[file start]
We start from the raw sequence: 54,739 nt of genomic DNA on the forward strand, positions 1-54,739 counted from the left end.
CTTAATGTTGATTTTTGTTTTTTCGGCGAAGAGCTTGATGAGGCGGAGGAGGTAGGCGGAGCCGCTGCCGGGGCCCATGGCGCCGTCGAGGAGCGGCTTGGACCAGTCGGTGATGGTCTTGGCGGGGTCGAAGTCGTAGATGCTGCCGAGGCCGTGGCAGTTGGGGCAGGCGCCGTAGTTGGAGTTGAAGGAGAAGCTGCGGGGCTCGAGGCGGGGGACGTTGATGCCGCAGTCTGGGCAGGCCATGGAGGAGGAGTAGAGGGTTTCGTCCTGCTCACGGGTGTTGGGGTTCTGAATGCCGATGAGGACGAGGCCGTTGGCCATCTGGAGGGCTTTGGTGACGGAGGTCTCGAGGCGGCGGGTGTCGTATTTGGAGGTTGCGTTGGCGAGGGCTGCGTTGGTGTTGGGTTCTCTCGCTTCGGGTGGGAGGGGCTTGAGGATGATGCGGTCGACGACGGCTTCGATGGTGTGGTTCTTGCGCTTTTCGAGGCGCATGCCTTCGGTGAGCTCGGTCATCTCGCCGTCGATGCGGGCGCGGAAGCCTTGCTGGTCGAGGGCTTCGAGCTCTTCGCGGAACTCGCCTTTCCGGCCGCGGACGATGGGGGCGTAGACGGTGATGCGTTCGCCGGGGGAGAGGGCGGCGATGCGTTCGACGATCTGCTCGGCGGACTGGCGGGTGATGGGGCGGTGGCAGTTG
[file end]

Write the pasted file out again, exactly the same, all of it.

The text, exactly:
We start from the raw sequence: 54,739 nt of genomic DNA on the forward strand, positions 1-54,739 counted from the left end.
CTTAATGTTGATTTTTGTTTTTTCGGCGAAGAGCTTGATGAGGCGGAGGAGGTAGGCGGAGCCGCTGCCGGGGCCCATGGCGCCGTCGAGGAGCGGCTTGGACCAGTCGGTGATGGTCTTGGCGGGGTCGAAGTCGTAGATGCTGCCGAGGCCGTGGCAGTTGGGGCAGGCGCCGTAGTTGGAGTTGAAGGAGAAGCTGCGGGGCTCGAGGCGGGGGACGTTGATGCCGCAGTCTGGGCAGGCCATGGAGGAGGAGTAGAGGGTTTCGTCCTGCTCACGGGTGTTGGGGTTCTGAATGCCGATGAGGACGAGGCCGTTGGCCATCTGGAGGGCTTTGGTGACGGAGGTCTCGAGGCGGCGGGTGTCGTATTTGGAGGTTGCGTTGGCGAGGGCTGCGTTGGTGTTGGGTTCTCTCGCTTCGGGTGGGAGGGGCTTGAGGATGATGCGGTCGACGACGGCTTCGATGGTGTGGTTCTTGCGCTTTTCGAGGCGCATGCCTTCGGTGAGCTCGGTCATCTCGCCGTCGATGCGGGCGCGGAAGCCTTGCTGGTCGAGGGCTTCGAGCTCTTCGCGGAACTCGCCTTTCCGGCCGCGGACGATGGGGGCGTAGACGGTGATGCGTTCGCCGGGGGAGAGGGCGGCGATGCGTTCGACGATCTGCTCGGCGGACTGGCGGGTGATGGGGCGGTGGCAGTTG